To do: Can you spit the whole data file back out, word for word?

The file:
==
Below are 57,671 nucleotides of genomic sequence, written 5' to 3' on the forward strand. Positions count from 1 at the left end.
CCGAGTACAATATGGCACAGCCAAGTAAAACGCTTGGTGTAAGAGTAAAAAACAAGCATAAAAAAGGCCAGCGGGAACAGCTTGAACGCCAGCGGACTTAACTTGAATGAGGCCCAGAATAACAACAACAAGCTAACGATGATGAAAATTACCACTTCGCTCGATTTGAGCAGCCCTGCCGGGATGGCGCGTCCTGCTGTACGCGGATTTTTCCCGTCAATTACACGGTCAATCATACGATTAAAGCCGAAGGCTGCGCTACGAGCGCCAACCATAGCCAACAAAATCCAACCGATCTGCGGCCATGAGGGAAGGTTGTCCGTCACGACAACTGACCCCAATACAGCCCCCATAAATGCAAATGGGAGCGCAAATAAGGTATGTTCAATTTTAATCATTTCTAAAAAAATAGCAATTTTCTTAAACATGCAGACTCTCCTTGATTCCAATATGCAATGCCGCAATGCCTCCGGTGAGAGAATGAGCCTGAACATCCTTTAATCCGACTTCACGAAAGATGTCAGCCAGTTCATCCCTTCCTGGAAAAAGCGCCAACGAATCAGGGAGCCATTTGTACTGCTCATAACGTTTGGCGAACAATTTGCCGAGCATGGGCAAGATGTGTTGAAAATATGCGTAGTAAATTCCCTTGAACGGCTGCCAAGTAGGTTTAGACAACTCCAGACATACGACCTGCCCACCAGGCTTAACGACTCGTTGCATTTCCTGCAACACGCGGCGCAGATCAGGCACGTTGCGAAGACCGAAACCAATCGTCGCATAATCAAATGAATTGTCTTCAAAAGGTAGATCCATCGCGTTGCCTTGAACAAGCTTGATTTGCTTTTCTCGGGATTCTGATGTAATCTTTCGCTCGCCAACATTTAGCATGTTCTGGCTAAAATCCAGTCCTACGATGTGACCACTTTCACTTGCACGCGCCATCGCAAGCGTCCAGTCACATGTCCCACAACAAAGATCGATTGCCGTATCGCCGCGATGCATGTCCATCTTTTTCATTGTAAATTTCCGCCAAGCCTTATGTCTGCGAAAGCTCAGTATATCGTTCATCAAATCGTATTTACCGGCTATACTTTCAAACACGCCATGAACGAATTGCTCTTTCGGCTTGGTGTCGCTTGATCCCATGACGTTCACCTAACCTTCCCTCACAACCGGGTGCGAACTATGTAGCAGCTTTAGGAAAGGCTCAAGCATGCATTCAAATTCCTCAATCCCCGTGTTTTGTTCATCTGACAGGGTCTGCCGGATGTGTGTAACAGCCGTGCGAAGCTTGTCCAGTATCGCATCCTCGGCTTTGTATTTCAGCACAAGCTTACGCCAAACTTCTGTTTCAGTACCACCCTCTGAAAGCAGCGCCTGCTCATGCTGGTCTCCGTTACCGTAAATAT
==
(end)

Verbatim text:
Below are 57,671 nucleotides of genomic sequence, written 5' to 3' on the forward strand. Positions count from 1 at the left end.
CCGAGTACAATATGGCACAGCCAAGTAAAACGCTTGGTGTAAGAGTAAAAAACAAGCATAAAAAAGGCCAGCGGGAACAGCTTGAACGCCAGCGGACTTAACTTGAATGAGGCCCAGAATAACAACAACAAGCTAACGATGATGAAAATTACCACTTCGCTCGATTTGAGCAGCCCTGCCGGGATGGCGCGTCCTGCTGTACGCGGATTTTTCCCGTCAATTACACGGTCAATCATACGATTAAAGCCGAAGGCTGCGCTACGAGCGCCAACCATAGCCAACAAAATCCAACCGATCTGCGGCCATGAGGGAAGGTTGTCCGTCACGACAACTGACCCCAATACAGCCCCCATAAATGCAAATGGGAGCGCAAATAAGGTATGTTCAATTTTAATCATTTCTAAAAAAATAGCAATTTTCTTAAACATGCAGACTCTCCTTGATTCCAATATGCAATGCCGCAATGCCTCCGGTGAGAGAATGAGCCTGAACATCCTTTAATCCGACTTCACGAAAGATGTCAGCCAGTTCATCCCTTCCTGGAAAAAGCGCCAACGAATCAGGGAGCCATTTGTACTGCTCATAACGTTTGGCGAACAATTTGCCGAGCATGGGCAAGATGTGTTGAAAATATGCGTAGTAAATTCCCTTGAACGGCTGCCAAGTAGGTTTAGACAACTCCAGACATACGACCTGCCCACCAGGCTTAACGACTCGTTGCATTTCCTGCAACACGCGGCGCAGATCAGGCACGTTGCGAAGACCGAAACCAATCGTCGCATAATCAAATGAATTGTCTTCAAAAGGTAGATCCATCGCGTTGCCTTGAACAAGCTTGATTTGCTTTTCTCGGGATTCTGATGTAATCTTTCGCTCGCCAACATTTAGCATGTTCTGGCTAAAATCCAGTCCTACGATGTGACCACTTTCACTTGCACGCGCCATCGCAAGCGTCCAGTCACATGTCCCACAACAAAGATCGATTGCCGTATCGCCGCGATGCATGTCCATCTTTTTCATTGTAAATTTCCGCCAAGCCTTATGTCTGCGAAAGCTCAGTATATCGTTCATCAAATCGTATTTACCGGCTATACTTTCAAACACGCCATGAACGAATTGCTCTTTCGGCTTGGTGTCGCTTGATCCCATGACGTTCACCTAACCTTCCCTCACAACCGGGTGCGAACTATGTAGCAGCTTTAGGAAAGGCTCAAGCATGCATTCAAATTCCTCAATCCCCGTGTTTTGTTCATCTGACAGGGTCTGCCGGATGTGTGTAACAGCCGTGCGAAGCTTGTCCAGTATCGCATCCTCGGCTTTGTATTTCAGCACAAGCTTACGCCAAACTTCTGTTTCAGTACCACCCTCTGAAAGCAGCGCCTGCTCATGCTGGTCTCCGTTACCGTAAATAT